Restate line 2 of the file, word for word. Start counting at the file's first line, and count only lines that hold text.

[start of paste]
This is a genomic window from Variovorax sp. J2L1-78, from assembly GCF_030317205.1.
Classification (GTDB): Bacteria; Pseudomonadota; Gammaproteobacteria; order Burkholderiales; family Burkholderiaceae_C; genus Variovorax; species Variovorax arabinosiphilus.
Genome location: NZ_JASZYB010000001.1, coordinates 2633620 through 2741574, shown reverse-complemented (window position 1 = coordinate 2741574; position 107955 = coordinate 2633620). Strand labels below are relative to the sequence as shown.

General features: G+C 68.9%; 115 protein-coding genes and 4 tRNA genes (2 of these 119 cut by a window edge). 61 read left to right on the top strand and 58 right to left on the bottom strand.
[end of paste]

Classification (GTDB): Bacteria; Pseudomonadota; Gammaproteobacteria; order Burkholderiales; family Burkholderiaceae_C; genus Variovorax; species Variovorax arabinosiphilus.